Deploy Deconz zigbee control software via docker
Ubuntu provides a server (headless) version that also is available for ARM devices - this is a great option if you want a 64bit OS on your Raspberry 3 (of course it works equally well on 4th-gen Raspberry boards). This motivated me to move my home automation Raspi over onto Ubuntu - and led to the discovery that there aren’t any arm-architecture deconz1 packages available for Ubuntu. I need deconz because I’m running a ZigBee shield with my Pi homeassistant setup. This is where Docker comes to the rescue, with the images provided by marthoc!
To get dockerized deconz running, we need to prevent the kernel from allocating a serial console on the Raspis’s GPIO ports - because we need that serial port to connect to the RaspBee shield. Running Ubuntu, we do not have the raspi-config tool available to perform this configuration (as described in marthoc’s Readme).
So to prepare Ubuntu for running dockerized deconz, these are the configuration steps to follow:
Turn off linux kernel serial console
/boot/firmware/cmdline.txt and remove these two parameters:
console=serial0,115200 console=tty1. My cmdline.txt looks like this afterwards:
dwc_otg.lpm_enable=0 root=LABEL=writable rootfstype=ext4 elevator=deadline rootwait fixrtc quiet splash
Tell the kernel device tree which UART to use
We can either map the Raspi’s mini UART device for communication with the RaspBee, or the first PL011 device - this page is a good resource to learn about the Raspberry’s serial interfaces. Configuration happens in
To drive the RaspBee board via mini UART, we add this line to config.txt:
After a reboot, the RaspBee will be available on /dev/ttyS0
To make RaspBee available via PL011, we would add this to config.txt:
After a reboot, the RaspBee will be available on /dev/ttyAMA0
Information about the differences between these two UART options can be found on the raspberrypi documentation page referenced above. Once decided on the setup, putting in these configuration changes and rebooting the Raspberry, we are good to go.
Next steps are to
- install the wiringpi package
- add the docker-deconz user account to the dialout group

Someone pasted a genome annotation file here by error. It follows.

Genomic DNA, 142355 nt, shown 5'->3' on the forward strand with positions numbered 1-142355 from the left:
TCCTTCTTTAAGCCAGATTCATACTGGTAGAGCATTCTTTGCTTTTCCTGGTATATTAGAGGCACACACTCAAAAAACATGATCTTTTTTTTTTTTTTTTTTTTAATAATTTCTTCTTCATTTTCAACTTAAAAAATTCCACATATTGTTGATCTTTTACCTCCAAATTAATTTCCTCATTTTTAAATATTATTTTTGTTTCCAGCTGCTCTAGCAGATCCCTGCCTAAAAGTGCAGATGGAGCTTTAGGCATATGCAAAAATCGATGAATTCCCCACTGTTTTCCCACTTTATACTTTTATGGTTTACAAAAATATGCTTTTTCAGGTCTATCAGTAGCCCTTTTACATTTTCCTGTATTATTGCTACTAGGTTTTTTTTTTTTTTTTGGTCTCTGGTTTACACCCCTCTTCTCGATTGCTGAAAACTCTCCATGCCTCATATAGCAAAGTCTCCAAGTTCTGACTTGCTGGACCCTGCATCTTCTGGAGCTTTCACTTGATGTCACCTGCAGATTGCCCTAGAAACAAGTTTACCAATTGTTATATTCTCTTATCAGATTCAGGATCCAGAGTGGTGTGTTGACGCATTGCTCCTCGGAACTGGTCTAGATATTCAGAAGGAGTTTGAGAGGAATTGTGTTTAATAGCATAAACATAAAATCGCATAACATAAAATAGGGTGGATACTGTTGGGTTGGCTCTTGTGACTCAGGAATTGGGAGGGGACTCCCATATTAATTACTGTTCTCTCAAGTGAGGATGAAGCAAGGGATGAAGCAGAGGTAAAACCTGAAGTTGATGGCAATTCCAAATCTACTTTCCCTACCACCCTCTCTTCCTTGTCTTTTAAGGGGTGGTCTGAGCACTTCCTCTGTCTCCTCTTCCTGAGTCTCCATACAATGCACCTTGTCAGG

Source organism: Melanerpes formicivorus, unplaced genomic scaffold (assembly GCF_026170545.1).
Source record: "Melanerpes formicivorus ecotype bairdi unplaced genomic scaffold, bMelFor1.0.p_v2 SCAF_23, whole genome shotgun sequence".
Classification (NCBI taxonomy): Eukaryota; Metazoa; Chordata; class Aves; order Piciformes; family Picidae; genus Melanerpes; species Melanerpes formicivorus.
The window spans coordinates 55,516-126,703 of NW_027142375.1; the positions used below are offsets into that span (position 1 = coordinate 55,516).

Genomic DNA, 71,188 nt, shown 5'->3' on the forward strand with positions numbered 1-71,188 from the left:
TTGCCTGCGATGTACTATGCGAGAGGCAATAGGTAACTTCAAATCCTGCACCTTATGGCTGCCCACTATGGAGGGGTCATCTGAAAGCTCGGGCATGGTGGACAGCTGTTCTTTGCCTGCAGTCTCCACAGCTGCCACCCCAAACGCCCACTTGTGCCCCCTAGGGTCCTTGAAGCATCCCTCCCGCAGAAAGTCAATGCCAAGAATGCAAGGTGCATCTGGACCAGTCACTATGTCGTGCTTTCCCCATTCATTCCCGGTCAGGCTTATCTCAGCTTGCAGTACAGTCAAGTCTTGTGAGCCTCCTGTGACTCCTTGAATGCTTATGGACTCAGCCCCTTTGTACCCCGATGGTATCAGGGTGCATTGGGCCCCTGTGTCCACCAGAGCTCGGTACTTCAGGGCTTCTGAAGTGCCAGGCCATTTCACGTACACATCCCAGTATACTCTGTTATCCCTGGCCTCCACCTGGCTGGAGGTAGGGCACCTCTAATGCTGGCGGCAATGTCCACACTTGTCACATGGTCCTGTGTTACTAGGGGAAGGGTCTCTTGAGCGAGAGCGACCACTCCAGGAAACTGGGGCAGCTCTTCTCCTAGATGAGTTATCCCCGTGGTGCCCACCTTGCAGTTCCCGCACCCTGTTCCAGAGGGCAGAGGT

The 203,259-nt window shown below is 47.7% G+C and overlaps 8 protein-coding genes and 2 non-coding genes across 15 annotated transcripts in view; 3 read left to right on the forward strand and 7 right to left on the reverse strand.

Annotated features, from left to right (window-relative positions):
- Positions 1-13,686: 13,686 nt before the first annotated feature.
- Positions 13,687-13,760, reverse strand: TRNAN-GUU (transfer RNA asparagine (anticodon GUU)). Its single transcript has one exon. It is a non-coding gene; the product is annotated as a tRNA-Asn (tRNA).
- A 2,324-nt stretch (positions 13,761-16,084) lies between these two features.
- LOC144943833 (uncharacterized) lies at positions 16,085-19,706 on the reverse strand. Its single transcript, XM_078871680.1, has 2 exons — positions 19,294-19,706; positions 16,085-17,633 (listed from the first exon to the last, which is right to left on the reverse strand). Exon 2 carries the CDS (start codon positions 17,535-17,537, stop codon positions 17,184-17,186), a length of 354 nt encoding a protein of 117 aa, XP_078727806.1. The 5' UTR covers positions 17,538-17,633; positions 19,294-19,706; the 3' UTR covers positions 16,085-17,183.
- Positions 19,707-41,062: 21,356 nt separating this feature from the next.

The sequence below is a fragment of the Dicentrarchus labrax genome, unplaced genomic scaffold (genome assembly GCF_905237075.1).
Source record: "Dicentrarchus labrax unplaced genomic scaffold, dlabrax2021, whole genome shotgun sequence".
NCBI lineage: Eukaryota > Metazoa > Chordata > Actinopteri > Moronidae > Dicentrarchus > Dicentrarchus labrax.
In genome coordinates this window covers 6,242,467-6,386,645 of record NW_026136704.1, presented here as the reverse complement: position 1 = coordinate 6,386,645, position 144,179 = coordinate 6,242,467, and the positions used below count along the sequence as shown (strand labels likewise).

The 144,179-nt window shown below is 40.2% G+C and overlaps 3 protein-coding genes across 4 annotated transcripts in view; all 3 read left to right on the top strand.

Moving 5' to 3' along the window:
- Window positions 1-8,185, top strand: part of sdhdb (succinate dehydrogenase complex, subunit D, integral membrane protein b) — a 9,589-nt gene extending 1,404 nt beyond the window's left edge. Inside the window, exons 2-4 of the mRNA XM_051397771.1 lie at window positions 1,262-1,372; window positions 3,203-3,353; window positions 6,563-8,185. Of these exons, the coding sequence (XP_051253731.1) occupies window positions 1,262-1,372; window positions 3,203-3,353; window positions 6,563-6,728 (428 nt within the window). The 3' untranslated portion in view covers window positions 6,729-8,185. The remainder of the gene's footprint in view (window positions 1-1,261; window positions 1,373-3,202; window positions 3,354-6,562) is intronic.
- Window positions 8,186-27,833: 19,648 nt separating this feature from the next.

- set the docker cmdline (or docker-compose file) to use /dev/ttyS0 or /dev/ttyAMA0, depending on which option you chose above (these steps are also described in marthoc’s documentation).
My docker-compose file for deconz looks like this:
version: "3" services: deconz: image: marthoc/deconz:stable container_name: deconz network_mode: host restart: always volumes: - /opt/deconz:/root/.local/share/dresden-elektronik/deCONZ devices: - /dev/ttyAMA0 # - /dev/ttyS0 environment: - TZ=Europe/Berlin - DECONZ_DEVICE=/dev/ttyAMA0 # - DECONZ_DEVICE=/dev/ttyS0 - DECONZ_WEB_PORT=8090 - DECONZ_WS_PORT=8443 - DECONZ_VNC_PORT=5900 - DECONZ_NOVNC_PORT=0 - DEBUG_INFO=1 - DEBUG_APS=0 - DEBUG_ZCL=0 - DEBUG_ZDP=0 - DEBUG_OTAU=0 healthcheck: test: curl --fail http://localhost:8090 &>/dev/null || exit 1 interval: 1m01s timeout: 10s retries: 3
Note that I’m mapping the deconz configuration directory to a location in the host file system, because I like to be able to directly work with some of these files (for backups etc).
Ubuntu Server is a great OS for Raspberries!
- Running deconz in docker is a huge improvement wrt reproducibility and manageability of your setup
- Took me a while to figure out the dtoverlay settings to make this work - thanks to he guys in the deconz github community for giving me the crucial idea
- Original post, plus some more info on the dtoverlay settings
deconz is the Zigbee control software provided by Dresden Elektronik, managing their ZigBee USB and Raspi Shield devices. ↩